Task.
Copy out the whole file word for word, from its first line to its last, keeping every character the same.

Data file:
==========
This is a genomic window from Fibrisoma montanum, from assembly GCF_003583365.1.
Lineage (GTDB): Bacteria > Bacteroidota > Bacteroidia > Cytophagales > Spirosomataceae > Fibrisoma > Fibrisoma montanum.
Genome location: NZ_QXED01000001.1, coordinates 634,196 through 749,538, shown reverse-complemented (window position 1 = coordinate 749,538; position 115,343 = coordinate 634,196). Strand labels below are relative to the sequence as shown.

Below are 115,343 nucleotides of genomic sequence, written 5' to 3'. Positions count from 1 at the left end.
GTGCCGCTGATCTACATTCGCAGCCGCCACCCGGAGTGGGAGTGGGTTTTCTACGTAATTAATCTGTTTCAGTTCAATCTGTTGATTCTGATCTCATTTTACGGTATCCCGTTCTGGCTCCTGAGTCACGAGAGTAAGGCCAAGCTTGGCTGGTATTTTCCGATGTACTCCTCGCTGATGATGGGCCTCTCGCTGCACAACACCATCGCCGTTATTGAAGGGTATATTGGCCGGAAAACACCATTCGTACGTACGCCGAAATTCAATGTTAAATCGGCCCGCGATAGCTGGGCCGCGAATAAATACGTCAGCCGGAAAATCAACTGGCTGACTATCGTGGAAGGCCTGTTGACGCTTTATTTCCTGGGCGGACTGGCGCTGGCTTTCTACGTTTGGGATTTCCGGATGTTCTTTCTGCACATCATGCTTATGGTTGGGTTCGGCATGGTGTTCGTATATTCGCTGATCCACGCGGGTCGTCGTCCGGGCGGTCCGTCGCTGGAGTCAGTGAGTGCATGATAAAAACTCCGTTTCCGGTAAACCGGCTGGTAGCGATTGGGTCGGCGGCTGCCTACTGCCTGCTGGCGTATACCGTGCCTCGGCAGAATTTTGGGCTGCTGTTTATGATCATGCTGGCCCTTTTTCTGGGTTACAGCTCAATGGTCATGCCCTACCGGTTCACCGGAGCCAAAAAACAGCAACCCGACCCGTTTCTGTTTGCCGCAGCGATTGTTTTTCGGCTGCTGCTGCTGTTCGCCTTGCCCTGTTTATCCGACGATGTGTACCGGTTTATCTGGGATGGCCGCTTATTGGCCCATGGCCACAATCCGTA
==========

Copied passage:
This is a genomic window from Fibrisoma montanum, from assembly GCF_003583365.1.
Lineage (GTDB): Bacteria > Bacteroidota > Bacteroidia > Cytophagales > Spirosomataceae > Fibrisoma > Fibrisoma montanum.
Genome location: NZ_QXED01000001.1, coordinates 634,196 through 749,538, shown reverse-complemented (window position 1 = coordinate 749,538; position 115,343 = coordinate 634,196). Strand labels below are relative to the sequence as shown.

Below are 115,343 nucleotides of genomic sequence, written 5' to 3'. Positions count from 1 at the left end.
GTGCCGCTGATCTACATTCGCAGCCGCCACCCGGAGTGGGAGTGGGTTTTCTACGTAATTAATCTGTTTCAGTTCAATCTGTTGATTCTGATCTCATTTTACGGTATCCCGTTCTGGCTCCTGAGTCACGAGAGTAAGGCCAAGCTTGGCTGGTATTTTCCGATGTACTCCTCGCTGATGATGGGCCTCTCGCTGCACAACACCATCGCCGTTATTGAAGGGTATATTGGCCGGAAAACACCATTCGTACGTACGCCGAAATTCAATGTTAAATCGGCCCGCGATAGCTGGGCCGCGAATAAATACGTCAGCCGGAAAATCAACTGGCTGACTATCGTGGAAGGCCTGTTGACGCTTTATTTCCTGGGCGGACTGGCGCTGGCTTTCTACGTTTGGGATTTCCGGATGTTCTTTCTGCACATCATGCTTATGGTTGGGTTCGGCATGGTGTTCGTATATTCGCTGATCCACGCGGGTCGTCGTCCGGGCGGTCCGTCGCTGGAGTCAGTGAGTGCATGATAAAAACTCCGTTTCCGGTAAACCGGCTGGTAGCGATTGGGTCGGCGGCTGCCTACTGCCTGCTGGCGTATACCGTGCCTCGGCAGAATTTTGGGCTGCTGTTTATGATCATGCTGGCCCTTTTTCTGGGTTACAGCTCAATGGTCATGCCCTACCGGTTCACCGGAGCCAAAAAACAGCAACCCGACCCGTTTCTGTTTGCCGCAGCGATTGTTTTTCGGCTGCTGCTGCTGTTCGCCTTGCCCTGTTTATCCGACGATGTGTACCGGTTTATCTGGGATGGCCGCTTATTGGCCCATGGCCACAATCCGTA